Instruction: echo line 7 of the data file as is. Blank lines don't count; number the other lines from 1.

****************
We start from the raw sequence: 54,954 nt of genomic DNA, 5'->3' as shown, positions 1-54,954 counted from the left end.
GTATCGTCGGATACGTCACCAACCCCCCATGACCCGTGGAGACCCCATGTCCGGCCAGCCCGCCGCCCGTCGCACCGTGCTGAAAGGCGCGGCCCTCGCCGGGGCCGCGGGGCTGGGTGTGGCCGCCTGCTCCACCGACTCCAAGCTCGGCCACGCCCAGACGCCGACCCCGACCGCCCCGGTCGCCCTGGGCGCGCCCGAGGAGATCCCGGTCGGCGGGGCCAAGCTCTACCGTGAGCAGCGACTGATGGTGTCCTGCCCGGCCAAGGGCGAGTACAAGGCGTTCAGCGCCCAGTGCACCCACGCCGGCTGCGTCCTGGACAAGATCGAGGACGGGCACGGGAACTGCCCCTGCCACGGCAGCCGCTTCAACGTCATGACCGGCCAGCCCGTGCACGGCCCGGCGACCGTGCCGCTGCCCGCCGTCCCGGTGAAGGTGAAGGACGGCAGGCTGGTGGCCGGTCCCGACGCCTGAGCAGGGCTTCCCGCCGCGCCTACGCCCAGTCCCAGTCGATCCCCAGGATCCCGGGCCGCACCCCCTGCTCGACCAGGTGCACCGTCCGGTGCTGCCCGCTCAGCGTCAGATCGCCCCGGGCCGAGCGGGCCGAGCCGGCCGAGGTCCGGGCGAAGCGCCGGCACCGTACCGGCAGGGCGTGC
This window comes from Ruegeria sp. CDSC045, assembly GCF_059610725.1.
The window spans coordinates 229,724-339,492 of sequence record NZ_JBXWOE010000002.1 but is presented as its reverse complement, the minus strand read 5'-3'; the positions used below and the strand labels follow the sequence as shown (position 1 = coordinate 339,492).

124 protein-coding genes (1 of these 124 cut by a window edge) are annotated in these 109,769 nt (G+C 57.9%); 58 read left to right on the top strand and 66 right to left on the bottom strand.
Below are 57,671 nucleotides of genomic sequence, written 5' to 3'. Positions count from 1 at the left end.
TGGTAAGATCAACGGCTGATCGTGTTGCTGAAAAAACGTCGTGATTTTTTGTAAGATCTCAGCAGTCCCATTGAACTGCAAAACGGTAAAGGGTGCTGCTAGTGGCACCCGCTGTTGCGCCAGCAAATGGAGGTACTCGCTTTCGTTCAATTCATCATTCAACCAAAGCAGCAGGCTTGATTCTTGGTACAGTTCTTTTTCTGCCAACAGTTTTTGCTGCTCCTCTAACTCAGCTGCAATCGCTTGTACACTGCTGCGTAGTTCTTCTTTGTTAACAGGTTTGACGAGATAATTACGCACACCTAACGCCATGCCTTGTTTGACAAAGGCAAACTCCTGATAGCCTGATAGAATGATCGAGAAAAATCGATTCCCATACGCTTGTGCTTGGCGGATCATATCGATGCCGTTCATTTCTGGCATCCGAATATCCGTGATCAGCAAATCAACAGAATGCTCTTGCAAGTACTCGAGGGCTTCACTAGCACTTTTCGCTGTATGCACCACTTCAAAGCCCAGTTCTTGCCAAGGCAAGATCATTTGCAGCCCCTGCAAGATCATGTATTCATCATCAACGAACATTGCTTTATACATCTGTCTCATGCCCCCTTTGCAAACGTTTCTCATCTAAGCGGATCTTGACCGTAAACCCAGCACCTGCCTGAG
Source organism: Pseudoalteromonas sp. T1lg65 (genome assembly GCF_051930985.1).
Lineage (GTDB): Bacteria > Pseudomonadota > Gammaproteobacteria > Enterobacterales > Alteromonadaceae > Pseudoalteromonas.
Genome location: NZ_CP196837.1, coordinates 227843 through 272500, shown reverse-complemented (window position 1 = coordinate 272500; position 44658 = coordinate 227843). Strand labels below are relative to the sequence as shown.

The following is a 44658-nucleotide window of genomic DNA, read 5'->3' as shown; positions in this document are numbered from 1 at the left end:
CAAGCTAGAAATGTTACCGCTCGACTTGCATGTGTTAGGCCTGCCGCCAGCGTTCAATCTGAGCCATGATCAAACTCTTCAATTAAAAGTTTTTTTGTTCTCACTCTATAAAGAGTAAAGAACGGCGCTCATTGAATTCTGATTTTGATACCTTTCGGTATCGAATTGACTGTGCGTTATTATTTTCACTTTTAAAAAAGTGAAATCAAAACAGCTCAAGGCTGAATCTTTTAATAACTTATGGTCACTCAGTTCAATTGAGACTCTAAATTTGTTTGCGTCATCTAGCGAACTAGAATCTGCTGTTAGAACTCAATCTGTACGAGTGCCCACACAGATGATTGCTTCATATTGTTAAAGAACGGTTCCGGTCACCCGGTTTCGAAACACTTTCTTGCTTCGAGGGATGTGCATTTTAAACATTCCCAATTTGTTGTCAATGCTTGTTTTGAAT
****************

TGGTAAGATCAACGGCTGATCGTGTTGCTGAAAAAACGTCGTGATTTTTTGTAAGATCTCAGCAGTCCCATTGAACTGCAAAACGGTAAAGGGTGCTGCTAGTGGCACCCGCTGTTGCGCCAGCAAATGGAGGTACTCGCTTTCGTTCAATTCATCATTCAACCAAAGCAGCAGGCTTGATTCTTGGTACAGTTCTTTTTCTGCCAACAGTTTTTGCTGCTCCTCTAACTCAGCTGCAATCGCTTGTACACTGCTGCGTAGTTCTTCTTTGTTAACAGGTTTGACGAGATAATTACGCACACCTAACGCCATGCCTTGTTTGACAAAGGCAAACTCCTGATAGCCTGATAGAATGATCGAGAAAAATCGATTCCCATACGCTTGTGCTTGGCGGATCATATCGATGCCGTTCATTTCTGGCATCCGAATATCCGTGATCAGCAAATCAACAGAATGCTCTTGCAAGTACTCGAGGGCTTCACTAGCACTTTTCGCTGTATGCACCACTTCAAAGCCCAGTTCTTGCCAAGGCAAGATCATTTGCAGCCCCTGCAAGATCATGTATTCATCATCAACGAACATTGCTTTATACATCTGTCTCATGCCCCCTTTGCAAACGTTTCTCATCTAAGCGGATCTTGACCGTAAACCCAGCACCTGCCTGAG